Thanks Bob and Rick. I was thinking of buy a bearing already installed in a hub (first few posts in this thread), but if there is a better way (eg whole strut) please let me know.
rkj
August 26, 2010 01:35PM
Quote
nomis3613
Quote
rkj
Quote
Bob in Everett
I would recommend a used one for the best low cost option. Just get the whole strut and minimize the work of changing it.

Bob in Everett

I don't know how replacing the whole strut is a right move for a bad wheel bearing, not that I like using a used bearing in the first place!..... You will have to press the old hub/bearing off the axle though (more than likely). Using a wheel puller is a big help then I use a pitman arm puller for the inner bearing that usually sticks on the axle shaft.

Rick

Thanks Bob and Rick. I was thinking of buy a bearing already installed in a hub (first few posts in this thread), but if there is a better way (eg whole strut) please let me know.

I don't know if you can buy them any other way, new or used. I just paid 150 each for mine from Bav but what can you do.... if you need them, you need them- one of mine was really grumbling, when it came off she was cooked...overcooked!

Rick
August 26, 2010 06:02PM
Quote
rkj
I don't know if you can buy them any other way, new or used. I just paid 150 each for mine from Bav but what can you do.... if you need them, you need them- one of mine was really grumbling, when it came off she was cooked...overcooked!
Rick
Rick, was it a hard job to replace the hub? Any special tools required?
rkj
August 27, 2010 02:36PM
Quote
nomis3613
Quote
rkj
I don't know if you can buy them any other way, new or used. I just paid 150 each for mine from Bav but what can you do.... if you need them, you need them- one of mine was really grumbling, when it came off she was cooked...overcooked!
Rick
Rick, was it a hard job to replace the hub? Any special tools required?

Well Simon, The hubs usually are stuck on the axle shaft so I have a small four bolt hub puller that just makes the Bmw bolt pattern, when I use this the bearing on the outside (closest to you) will come off but the inside bearing stays on the shaft. I use a pitarm puller I bought years ago that fits around the back side of the bearing race and that comes off on it's own.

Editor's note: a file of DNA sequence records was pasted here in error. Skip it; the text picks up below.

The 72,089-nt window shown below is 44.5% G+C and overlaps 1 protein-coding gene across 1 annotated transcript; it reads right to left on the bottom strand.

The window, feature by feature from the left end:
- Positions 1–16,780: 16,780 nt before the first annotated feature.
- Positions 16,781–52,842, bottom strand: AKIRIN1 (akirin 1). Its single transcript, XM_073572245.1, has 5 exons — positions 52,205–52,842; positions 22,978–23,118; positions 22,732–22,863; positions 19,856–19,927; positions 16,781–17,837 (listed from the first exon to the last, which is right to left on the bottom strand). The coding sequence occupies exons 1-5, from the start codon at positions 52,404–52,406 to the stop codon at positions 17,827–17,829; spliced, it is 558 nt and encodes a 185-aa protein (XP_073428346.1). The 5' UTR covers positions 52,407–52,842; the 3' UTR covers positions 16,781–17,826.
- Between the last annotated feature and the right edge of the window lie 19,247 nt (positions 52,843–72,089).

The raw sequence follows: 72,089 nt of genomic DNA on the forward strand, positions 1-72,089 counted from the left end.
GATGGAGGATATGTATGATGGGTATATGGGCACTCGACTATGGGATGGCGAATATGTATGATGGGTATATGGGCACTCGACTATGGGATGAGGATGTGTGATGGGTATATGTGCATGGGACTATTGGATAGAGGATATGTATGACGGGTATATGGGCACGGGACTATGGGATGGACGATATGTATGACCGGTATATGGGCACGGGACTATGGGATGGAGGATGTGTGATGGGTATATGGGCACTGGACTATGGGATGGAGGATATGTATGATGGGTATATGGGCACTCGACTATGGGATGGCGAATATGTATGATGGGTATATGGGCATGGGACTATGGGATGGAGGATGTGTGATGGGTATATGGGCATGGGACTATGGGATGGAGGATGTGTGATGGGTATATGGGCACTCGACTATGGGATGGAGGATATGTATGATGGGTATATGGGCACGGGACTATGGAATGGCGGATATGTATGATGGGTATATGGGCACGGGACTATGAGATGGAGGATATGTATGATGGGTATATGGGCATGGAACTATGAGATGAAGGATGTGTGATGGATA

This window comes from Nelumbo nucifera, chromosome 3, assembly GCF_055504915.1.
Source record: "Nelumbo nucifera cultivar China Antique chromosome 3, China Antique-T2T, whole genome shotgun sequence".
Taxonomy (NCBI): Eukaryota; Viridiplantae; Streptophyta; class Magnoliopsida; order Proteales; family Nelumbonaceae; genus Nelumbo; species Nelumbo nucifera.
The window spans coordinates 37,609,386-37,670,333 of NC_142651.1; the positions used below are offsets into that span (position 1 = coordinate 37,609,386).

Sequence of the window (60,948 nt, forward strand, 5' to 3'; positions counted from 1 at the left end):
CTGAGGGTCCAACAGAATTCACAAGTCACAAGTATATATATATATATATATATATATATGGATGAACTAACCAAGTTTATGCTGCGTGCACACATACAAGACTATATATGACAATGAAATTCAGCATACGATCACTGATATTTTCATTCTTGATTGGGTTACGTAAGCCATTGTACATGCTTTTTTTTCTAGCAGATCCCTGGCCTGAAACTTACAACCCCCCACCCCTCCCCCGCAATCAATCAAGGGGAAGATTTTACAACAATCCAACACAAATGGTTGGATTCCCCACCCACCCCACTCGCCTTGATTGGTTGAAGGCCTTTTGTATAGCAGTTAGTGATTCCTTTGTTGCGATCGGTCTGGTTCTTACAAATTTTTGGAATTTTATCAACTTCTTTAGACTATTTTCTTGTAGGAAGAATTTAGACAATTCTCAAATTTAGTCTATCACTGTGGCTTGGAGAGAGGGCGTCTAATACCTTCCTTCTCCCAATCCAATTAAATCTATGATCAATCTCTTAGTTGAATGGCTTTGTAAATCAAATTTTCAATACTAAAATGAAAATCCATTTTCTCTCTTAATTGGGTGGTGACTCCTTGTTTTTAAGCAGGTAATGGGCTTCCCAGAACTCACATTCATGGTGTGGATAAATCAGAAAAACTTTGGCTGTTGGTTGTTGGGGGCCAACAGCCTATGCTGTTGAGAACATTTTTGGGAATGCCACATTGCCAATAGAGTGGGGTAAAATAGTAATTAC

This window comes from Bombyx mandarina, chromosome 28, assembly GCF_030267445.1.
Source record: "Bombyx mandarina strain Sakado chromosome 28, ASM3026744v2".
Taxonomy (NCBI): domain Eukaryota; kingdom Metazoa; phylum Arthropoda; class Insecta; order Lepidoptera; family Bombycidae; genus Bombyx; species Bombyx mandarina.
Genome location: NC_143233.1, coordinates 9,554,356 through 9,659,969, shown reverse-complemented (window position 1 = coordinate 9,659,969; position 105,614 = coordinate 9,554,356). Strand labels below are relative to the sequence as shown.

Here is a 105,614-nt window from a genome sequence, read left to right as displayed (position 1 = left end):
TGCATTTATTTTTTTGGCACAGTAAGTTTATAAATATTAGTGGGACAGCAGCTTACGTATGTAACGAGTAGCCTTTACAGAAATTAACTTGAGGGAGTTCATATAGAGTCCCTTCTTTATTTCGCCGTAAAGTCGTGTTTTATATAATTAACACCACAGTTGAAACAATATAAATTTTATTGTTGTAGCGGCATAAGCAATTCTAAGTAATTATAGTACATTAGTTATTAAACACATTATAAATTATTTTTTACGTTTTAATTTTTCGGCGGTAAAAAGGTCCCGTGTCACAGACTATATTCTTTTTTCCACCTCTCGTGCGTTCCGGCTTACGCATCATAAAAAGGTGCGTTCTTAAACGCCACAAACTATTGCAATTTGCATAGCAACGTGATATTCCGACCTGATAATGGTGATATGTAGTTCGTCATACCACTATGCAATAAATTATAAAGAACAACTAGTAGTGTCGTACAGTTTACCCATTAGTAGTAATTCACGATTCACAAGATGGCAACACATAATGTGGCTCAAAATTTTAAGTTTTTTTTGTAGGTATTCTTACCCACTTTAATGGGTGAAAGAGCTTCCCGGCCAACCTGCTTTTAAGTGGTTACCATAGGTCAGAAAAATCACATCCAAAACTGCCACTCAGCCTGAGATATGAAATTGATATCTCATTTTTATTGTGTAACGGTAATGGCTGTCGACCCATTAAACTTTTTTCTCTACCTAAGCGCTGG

You see, the hub and outer bearing will come off and once the seal pass' the inner bearing it (the inner bearing) will be left on the shaft/axle.

If you don't have even a universal jaw puller this job can be a real stinker; the hub/bearing assemblies are supposed to slip right off but often they don't, sometimes in a big way sad smiley

Good luck
December 01, 2010 02:23AM
This thread is back from the dead! I've got a strut assembly and have started pulling it apart to get the hub out. From this thread (thanks!) and my progress so far I've discovered that I'll need these tools:
- universal puller
- M36(?) socket
- impact wrench?
- new cap for collar nut

Any other tips to help me avoid having the car stranded on the jacks without me able to put it back together?

Thanks heaps,
Simon
rkj
December 01, 2010 01:10PM
Quote
nomis3613
This thread is back from the dead! I've got a strut assembly and have started pulling it apart to get the hub out. From this thread (thanks!) and my progress so far I've discovered that I'll need these tools:
- universal puller
- M36(?) socket
- impact wrench?
- new cap for collar nut

Any other tips to help me avoid having the car stranded on the jacks without me able to put it back together?

Thanks heaps,
Simon

You might find the inner bearing will not slide off the axle as you're pulling off the hub, I use a pitman arm puller for this, it works perfect. The axle nut is really on there too, I usually have to use a motorcycle fork tube (4 ft pipe) on the breaker bar, a 3/4 inch drive one!

I'm not sure you picked the right choice of options for this repair but good luck Simon. I'm pretty sure you can rent a pitmen arm puller is need be.